So, when that week came to a close, I went again to the Friday morning Mass. But I sat in the back pew. And when the invitation came to come forward to receive the Body of Christ, I remained in my seat. One of the other guests nodded to me, as if to say, “Are you coming?” I shook my head. No. I had decided to see what it was like to feel excluded. And not merely to feel excluded, but to be excluded.  It hurt. I watched as the others received the sacrament and returned to their pews to pray. I watched as the presiding priest pronounced the blessing, and as the visitors left the chapel. Eventually, one by one, the monks and priests of the monastery left their private prayers in the chapel and went on to their chores, their reading, their silence.

And finally, I left the chapel, and walked the dirt road back to the guest house. I have rarely felt so alone. I did have tears; I remember that. I call them righteous tears. I had been wronged, separated out from the flock, kept from the table, by church law and personal conscience. I had wanted to know what it felt like. And now I knew what it was like when communion was broken.

And I would commit myself from that day forward to keep anyone from feeling, or being left out, excluded, forgotten, or judged to be outside the wideness of God’s mercy, the depth of God’s grace, the reach of Jesus’ love.


At Holy Cross Abbey in Berryville, Virginia, my host for most of the week-long retreats I enjoyed there was Father Stephen.

He held forth at the guesthouse, a genial, gentle giant of a man. (I probably remember him as taller than he was, but he did have a sturdy build.) His jokes were corny, his zest for monastic life shone in his smiling eyes, and he loved his flower garden. The only time I saw him angry was the umpteenth time cows strayed from the pasture and trampled his flower beds. He sputtered with frustration. But most of the time, he was the grand interpreter of Trappist ways, father confessor of the house, server of the meals, and teller of tales.

I know he enjoyed having a Presbyterian in the house. Most of the others making their retreats were Roman Catholics, of course. Some clergy, some laity. On my first retreats at the Abbey, there was an elderly man named Andy whose job back in Philadelphia was delivering bundles of newspapers from the back of a truck. His retreats extended for several weeks at a time, and in return he helped Father Stephen with chores, something ordinarily not required of guests. Andy once asked me if I prayed the rosary. When I said that Presbyterians didn’t have rosaries, he sat down with me, beads in hand, and explained the prayers.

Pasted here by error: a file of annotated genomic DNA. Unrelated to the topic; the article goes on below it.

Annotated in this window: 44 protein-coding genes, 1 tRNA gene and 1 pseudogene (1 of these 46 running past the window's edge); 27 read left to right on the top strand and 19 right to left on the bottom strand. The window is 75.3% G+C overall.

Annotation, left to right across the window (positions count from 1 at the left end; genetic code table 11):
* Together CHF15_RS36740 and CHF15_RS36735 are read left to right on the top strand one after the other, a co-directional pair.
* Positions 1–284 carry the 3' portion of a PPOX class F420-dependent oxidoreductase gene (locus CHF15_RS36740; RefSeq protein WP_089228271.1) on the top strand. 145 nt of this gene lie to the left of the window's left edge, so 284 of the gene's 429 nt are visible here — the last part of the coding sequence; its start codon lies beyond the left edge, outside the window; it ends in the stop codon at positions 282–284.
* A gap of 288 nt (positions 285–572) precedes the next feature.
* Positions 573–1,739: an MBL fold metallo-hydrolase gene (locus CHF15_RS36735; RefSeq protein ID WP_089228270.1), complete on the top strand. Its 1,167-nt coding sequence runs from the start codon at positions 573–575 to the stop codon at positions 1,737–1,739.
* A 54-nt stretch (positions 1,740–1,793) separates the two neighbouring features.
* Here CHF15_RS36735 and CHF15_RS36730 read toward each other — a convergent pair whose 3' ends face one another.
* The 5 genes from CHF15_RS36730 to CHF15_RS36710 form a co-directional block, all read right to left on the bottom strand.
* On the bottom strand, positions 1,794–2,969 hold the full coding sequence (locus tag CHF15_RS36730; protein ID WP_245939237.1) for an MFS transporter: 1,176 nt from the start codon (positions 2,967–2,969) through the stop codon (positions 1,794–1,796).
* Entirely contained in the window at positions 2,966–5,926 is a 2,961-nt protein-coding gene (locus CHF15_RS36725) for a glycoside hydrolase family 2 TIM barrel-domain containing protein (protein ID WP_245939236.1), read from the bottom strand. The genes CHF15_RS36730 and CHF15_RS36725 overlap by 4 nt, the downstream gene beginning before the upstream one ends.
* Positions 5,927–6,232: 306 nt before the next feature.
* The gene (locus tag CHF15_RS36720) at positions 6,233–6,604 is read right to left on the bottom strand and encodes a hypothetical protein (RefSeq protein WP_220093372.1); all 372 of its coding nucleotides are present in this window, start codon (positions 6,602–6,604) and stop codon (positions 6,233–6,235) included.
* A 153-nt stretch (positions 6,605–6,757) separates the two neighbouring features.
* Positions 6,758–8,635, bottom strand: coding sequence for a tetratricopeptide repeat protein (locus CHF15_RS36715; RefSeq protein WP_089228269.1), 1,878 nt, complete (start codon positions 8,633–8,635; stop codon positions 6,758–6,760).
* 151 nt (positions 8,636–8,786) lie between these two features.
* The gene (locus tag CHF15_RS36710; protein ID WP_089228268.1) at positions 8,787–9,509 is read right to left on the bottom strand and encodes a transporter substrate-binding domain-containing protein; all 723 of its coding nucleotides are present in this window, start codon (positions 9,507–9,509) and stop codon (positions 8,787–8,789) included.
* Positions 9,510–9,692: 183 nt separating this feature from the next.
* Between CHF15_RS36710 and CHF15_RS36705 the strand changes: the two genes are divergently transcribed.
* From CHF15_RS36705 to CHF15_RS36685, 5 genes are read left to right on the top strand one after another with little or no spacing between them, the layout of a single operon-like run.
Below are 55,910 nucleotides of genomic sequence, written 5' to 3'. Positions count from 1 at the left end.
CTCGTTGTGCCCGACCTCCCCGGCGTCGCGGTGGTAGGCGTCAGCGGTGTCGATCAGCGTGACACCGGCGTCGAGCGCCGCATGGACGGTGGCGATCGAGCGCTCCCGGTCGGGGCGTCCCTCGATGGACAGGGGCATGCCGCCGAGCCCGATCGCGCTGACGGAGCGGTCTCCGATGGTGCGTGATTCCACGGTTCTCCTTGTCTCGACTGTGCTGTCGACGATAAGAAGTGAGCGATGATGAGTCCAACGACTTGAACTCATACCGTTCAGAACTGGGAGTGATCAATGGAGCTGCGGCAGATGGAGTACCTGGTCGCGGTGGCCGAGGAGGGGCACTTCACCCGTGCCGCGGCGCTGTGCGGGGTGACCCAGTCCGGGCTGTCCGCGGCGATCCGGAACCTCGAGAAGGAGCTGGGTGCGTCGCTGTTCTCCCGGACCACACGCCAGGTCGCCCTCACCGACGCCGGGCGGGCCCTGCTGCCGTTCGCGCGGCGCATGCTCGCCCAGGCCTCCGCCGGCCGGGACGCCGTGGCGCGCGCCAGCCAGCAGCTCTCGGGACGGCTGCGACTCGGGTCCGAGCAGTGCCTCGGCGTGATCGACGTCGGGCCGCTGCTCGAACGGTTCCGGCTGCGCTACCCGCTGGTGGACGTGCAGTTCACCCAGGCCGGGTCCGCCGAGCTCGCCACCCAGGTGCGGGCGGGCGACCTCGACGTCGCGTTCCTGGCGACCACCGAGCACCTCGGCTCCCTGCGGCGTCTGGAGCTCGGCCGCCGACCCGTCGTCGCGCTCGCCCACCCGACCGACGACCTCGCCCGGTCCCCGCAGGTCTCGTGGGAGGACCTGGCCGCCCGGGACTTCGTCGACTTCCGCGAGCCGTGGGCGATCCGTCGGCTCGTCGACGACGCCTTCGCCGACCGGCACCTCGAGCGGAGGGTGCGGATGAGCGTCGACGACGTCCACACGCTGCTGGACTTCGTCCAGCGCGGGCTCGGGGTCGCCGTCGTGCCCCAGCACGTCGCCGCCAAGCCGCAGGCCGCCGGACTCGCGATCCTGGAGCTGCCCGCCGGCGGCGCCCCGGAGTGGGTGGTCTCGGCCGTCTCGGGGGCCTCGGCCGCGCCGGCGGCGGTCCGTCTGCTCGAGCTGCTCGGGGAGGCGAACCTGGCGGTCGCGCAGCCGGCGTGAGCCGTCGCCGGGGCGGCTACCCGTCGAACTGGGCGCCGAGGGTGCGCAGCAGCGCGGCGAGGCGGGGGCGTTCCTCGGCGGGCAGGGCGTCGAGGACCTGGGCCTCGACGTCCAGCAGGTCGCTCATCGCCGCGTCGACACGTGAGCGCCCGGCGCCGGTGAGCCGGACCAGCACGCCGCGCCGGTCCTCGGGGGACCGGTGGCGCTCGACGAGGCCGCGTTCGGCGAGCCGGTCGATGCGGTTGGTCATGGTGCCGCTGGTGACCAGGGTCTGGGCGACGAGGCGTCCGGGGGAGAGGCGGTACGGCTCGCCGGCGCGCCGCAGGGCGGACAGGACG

I also recall a priest on retreat asking me about my views on birth control. He had no qualms about telling me in a friendly way how wrong I was. There were often Catholic seminarians on retreat, and on separate occasions two of them, on discovering the Presbyterian minister in their midst, felt it necessary to justify to me (more probably to themselves) why celibacy was not a problem for them.  I also remember a young Hispanic college student named Marcos who told me of his call to priesthood, who loved discussing theology with me, and with whom I corresponded for a few months after the retreat. His stationery was hand-drawn artwork, his pencil portraying scenes of life in the American Southwest. (I think that Marcos was the one who always wanted to break the silence of retreat by retreating to my car radio to listen to music. I allowed him to do that one time, but the gesture seemed to violate my own monastic discipline — that of turning off the car radio as I exited the interstate onto the country roads of Clarke County toward the monastery farm.)